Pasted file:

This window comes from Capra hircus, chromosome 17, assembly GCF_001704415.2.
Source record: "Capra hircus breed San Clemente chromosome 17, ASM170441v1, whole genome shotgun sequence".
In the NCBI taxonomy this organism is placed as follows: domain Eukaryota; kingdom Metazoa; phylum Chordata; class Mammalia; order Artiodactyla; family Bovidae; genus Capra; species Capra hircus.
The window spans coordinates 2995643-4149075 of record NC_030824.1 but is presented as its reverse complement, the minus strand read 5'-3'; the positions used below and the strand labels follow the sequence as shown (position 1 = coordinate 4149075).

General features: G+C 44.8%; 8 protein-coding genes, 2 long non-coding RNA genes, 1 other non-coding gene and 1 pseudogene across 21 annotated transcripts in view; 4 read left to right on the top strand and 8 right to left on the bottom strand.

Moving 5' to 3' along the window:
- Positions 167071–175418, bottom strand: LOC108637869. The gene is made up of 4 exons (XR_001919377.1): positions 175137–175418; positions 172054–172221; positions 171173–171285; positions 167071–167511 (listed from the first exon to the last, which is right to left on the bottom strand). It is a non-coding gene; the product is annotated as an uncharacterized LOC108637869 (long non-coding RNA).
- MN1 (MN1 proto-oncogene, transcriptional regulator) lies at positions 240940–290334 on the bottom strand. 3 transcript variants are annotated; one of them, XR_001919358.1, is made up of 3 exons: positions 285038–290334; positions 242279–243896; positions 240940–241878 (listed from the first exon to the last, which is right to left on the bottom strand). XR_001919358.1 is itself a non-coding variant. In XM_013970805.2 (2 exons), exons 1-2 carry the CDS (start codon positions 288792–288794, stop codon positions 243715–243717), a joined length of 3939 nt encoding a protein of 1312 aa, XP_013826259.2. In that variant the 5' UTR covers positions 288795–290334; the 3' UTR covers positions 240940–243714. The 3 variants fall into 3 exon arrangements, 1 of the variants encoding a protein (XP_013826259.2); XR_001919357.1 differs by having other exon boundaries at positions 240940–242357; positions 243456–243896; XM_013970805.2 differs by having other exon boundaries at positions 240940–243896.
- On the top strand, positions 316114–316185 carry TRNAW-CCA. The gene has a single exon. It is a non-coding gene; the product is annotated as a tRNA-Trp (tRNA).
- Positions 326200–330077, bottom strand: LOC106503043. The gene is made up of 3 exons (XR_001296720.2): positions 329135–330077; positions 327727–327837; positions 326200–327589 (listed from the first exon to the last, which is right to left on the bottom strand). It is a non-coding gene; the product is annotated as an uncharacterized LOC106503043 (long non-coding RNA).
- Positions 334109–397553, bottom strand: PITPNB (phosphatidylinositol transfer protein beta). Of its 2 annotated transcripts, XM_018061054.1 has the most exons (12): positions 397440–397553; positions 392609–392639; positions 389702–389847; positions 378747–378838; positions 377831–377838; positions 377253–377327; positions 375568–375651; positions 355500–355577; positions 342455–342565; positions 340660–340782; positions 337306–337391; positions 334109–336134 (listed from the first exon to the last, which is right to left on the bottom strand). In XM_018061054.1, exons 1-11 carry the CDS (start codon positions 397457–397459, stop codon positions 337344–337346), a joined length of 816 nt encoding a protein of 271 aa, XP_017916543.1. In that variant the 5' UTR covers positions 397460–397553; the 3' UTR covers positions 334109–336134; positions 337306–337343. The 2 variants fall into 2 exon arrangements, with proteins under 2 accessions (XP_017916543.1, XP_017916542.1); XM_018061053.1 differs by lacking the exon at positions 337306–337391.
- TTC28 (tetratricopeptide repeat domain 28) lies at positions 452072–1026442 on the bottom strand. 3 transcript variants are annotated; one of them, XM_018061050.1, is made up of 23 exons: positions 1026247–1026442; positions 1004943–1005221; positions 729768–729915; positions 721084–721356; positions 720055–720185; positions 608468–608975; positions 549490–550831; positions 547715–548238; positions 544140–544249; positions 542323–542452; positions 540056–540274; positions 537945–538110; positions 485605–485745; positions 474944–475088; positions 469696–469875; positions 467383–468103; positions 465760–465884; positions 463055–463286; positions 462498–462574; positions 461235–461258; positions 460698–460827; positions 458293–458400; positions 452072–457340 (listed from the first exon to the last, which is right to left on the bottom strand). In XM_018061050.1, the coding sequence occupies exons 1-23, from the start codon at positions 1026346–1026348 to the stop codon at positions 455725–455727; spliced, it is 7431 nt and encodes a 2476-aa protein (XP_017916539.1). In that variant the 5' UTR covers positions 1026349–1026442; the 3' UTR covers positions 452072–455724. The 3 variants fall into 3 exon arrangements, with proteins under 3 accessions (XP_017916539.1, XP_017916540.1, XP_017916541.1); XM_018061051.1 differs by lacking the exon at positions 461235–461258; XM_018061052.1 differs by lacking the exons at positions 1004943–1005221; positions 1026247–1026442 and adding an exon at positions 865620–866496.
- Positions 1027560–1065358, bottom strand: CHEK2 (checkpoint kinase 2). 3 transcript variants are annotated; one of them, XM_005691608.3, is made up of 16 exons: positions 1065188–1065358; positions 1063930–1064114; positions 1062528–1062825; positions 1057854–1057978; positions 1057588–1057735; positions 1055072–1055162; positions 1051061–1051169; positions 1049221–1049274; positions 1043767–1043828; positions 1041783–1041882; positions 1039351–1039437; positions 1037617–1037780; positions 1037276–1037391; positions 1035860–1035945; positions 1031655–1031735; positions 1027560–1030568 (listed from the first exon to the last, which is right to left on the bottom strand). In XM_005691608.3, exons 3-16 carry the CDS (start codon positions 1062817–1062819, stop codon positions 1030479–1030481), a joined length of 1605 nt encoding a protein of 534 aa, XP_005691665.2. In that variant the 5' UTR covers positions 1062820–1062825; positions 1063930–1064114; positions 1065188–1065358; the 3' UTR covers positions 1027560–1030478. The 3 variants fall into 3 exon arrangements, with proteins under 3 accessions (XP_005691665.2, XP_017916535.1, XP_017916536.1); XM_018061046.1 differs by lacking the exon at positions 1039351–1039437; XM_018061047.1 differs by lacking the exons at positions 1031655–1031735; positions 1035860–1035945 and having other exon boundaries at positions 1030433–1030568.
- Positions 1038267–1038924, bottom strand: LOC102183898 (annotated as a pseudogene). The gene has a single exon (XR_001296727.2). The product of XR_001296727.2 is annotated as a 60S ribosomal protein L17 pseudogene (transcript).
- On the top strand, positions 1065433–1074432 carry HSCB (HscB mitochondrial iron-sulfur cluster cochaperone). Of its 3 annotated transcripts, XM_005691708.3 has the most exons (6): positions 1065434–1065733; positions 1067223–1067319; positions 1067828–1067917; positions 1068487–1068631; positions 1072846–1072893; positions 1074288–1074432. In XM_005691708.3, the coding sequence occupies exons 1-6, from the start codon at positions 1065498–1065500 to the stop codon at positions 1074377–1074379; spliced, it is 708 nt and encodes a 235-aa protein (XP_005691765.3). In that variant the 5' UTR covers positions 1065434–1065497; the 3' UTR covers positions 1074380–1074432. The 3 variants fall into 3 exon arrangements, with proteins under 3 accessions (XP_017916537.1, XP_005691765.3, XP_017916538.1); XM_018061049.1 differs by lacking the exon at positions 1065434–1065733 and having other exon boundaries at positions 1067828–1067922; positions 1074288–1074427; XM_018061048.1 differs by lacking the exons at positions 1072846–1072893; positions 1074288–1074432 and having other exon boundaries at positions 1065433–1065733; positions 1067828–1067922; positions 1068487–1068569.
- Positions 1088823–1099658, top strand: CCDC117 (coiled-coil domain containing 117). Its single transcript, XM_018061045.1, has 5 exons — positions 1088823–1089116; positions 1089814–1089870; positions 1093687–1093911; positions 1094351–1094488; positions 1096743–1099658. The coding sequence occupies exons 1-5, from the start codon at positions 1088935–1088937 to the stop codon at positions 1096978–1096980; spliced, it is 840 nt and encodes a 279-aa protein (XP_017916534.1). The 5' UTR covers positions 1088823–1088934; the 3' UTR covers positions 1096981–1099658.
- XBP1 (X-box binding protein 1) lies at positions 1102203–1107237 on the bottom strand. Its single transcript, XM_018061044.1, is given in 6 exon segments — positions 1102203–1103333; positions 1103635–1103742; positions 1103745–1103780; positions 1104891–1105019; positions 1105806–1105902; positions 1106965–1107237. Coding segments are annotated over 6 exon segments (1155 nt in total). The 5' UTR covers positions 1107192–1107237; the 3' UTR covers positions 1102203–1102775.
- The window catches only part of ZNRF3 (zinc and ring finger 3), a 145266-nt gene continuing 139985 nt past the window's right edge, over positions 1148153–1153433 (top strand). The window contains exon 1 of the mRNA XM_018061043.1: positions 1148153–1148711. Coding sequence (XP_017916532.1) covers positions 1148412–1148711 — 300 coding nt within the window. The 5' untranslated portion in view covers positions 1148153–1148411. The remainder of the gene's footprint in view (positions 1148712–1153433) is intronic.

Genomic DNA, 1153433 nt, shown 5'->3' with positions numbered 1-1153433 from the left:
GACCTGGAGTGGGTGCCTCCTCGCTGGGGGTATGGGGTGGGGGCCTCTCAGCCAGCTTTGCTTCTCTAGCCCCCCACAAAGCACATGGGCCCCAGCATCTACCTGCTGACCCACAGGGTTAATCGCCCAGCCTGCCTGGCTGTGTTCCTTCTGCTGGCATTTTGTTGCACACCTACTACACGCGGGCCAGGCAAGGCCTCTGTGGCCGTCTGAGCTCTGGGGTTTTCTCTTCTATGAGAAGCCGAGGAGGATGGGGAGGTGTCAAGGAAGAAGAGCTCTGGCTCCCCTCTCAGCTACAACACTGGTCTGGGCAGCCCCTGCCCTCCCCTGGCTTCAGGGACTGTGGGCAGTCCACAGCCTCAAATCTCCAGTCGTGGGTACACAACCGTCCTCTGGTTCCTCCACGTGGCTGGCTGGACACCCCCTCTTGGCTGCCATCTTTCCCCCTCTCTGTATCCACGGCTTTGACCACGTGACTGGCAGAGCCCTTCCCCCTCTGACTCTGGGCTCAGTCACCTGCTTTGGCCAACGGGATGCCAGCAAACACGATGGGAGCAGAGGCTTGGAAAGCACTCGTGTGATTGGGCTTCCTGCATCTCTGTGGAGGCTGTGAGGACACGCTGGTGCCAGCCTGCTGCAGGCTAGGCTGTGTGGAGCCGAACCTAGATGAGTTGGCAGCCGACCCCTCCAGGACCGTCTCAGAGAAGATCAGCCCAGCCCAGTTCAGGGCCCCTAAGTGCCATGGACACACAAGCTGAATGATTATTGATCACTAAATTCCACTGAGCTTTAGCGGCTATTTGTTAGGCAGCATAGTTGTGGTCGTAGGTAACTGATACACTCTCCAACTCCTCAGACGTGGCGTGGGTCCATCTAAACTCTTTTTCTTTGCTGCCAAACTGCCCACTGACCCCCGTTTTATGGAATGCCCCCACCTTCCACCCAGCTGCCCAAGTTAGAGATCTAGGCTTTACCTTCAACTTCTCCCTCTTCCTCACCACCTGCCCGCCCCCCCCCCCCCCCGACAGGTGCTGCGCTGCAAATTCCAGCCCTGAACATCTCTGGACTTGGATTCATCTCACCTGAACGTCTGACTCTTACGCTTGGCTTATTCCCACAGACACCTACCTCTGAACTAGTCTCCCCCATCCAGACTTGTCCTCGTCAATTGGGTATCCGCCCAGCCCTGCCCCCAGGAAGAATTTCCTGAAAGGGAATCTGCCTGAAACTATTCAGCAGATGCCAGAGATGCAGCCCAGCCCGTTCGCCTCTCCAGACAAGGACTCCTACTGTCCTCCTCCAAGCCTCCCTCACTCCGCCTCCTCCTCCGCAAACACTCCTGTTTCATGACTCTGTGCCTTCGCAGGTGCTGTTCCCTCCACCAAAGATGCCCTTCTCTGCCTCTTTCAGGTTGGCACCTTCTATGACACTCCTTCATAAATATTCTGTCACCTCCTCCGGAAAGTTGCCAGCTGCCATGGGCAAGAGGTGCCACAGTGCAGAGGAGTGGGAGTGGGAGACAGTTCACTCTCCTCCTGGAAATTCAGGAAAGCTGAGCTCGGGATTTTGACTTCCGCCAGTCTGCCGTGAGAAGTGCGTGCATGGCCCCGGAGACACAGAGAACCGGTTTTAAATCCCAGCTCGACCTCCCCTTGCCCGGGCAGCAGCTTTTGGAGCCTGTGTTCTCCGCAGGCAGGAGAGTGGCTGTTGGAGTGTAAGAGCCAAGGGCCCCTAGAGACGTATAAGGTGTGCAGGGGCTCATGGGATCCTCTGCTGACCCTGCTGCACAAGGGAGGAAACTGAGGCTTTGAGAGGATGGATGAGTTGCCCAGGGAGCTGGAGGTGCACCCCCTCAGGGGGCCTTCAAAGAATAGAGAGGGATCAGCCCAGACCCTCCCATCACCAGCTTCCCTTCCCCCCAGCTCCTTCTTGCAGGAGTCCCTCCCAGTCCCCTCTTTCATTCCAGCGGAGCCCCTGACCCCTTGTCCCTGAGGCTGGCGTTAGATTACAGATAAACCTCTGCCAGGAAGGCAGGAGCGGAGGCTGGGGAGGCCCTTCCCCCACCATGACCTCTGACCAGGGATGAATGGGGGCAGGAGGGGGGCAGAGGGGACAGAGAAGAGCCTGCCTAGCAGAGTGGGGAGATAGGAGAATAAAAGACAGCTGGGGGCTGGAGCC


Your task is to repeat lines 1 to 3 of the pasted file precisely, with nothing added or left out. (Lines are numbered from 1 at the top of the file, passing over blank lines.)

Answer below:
This window comes from Capra hircus, chromosome 17, assembly GCF_001704415.2.
Source record: "Capra hircus breed San Clemente chromosome 17, ASM170441v1, whole genome shotgun sequence".
In the NCBI taxonomy this organism is placed as follows: domain Eukaryota; kingdom Metazoa; phylum Chordata; class Mammalia; order Artiodactyla; family Bovidae; genus Capra; species Capra hircus.